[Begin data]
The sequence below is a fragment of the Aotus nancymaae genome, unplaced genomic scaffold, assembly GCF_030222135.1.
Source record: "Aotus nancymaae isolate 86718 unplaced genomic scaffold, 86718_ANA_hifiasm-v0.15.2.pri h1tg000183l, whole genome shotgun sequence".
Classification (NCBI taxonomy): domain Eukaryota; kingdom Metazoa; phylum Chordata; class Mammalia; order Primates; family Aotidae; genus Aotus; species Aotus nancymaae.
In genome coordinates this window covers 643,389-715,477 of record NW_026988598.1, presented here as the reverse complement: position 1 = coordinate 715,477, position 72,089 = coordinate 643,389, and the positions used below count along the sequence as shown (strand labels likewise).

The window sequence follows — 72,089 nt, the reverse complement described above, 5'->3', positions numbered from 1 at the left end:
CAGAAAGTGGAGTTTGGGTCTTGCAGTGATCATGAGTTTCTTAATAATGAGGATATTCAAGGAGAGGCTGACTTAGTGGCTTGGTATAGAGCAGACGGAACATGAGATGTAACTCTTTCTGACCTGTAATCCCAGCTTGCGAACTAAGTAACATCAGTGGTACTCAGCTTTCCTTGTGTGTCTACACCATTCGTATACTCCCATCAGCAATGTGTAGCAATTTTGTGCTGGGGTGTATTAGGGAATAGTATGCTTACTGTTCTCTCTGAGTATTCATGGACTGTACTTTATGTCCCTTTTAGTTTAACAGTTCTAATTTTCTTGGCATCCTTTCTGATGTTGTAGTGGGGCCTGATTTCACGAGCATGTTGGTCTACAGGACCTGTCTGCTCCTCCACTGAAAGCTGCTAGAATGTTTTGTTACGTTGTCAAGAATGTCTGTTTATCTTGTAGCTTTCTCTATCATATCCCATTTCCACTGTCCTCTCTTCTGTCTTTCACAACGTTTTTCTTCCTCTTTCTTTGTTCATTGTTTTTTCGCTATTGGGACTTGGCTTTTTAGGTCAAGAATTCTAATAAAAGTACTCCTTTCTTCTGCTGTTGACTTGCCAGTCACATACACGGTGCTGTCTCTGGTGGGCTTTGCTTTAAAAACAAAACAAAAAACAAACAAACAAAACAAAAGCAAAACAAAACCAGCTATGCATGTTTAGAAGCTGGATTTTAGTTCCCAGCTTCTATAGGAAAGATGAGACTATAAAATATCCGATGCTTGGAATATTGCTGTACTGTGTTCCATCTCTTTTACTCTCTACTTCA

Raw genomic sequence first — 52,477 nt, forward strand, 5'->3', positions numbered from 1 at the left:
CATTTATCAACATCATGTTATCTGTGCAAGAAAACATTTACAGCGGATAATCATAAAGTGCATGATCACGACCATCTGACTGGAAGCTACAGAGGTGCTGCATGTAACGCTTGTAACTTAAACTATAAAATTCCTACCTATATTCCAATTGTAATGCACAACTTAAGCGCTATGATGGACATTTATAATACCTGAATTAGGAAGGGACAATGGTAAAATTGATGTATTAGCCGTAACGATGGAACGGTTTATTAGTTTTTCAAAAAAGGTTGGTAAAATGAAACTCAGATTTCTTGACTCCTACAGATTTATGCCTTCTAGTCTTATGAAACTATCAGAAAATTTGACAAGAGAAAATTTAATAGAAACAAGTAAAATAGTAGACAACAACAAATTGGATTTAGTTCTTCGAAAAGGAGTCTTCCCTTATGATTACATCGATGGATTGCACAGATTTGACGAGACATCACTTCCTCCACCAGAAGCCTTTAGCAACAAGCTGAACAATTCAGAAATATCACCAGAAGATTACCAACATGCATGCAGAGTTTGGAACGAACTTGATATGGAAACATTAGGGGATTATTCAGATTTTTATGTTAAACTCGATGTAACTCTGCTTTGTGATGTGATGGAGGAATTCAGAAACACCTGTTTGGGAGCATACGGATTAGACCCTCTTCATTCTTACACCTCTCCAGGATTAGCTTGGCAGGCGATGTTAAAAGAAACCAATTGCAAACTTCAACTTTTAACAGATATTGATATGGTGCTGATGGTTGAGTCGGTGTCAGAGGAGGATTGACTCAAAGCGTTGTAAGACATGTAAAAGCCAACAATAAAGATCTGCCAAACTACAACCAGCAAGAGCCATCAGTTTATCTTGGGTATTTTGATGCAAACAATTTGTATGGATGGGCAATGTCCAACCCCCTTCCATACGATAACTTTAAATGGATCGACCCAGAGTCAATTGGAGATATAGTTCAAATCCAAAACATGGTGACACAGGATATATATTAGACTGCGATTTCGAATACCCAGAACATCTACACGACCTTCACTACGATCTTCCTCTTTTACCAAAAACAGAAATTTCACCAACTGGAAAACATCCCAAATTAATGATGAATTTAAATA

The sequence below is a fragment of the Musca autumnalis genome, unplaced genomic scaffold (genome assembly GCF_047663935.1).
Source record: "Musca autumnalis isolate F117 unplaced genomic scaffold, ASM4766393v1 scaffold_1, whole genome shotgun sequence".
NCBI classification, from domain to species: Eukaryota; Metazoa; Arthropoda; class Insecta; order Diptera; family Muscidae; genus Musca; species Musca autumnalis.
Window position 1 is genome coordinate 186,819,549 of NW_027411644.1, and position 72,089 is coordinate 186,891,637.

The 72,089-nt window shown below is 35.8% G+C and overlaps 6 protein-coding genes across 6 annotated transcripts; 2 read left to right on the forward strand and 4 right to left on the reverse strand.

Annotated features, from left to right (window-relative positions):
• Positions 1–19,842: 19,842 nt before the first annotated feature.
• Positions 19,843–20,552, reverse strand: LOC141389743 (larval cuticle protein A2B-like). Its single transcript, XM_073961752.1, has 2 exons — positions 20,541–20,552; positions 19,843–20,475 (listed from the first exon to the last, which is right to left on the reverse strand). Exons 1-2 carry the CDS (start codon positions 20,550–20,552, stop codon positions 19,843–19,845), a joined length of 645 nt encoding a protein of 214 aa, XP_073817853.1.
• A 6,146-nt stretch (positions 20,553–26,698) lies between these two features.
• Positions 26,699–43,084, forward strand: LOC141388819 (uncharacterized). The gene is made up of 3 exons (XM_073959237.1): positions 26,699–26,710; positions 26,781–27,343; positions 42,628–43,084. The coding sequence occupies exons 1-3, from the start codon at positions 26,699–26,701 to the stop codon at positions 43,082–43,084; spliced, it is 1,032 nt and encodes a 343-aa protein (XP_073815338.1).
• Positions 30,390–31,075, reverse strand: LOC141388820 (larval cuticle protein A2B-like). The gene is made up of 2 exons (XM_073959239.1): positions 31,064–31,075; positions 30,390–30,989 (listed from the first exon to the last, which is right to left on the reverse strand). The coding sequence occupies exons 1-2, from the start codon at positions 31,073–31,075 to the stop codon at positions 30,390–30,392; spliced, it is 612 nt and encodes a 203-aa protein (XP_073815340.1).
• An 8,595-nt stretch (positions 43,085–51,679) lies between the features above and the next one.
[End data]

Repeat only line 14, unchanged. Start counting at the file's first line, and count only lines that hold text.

Annotated features, from left to right (window-relative positions):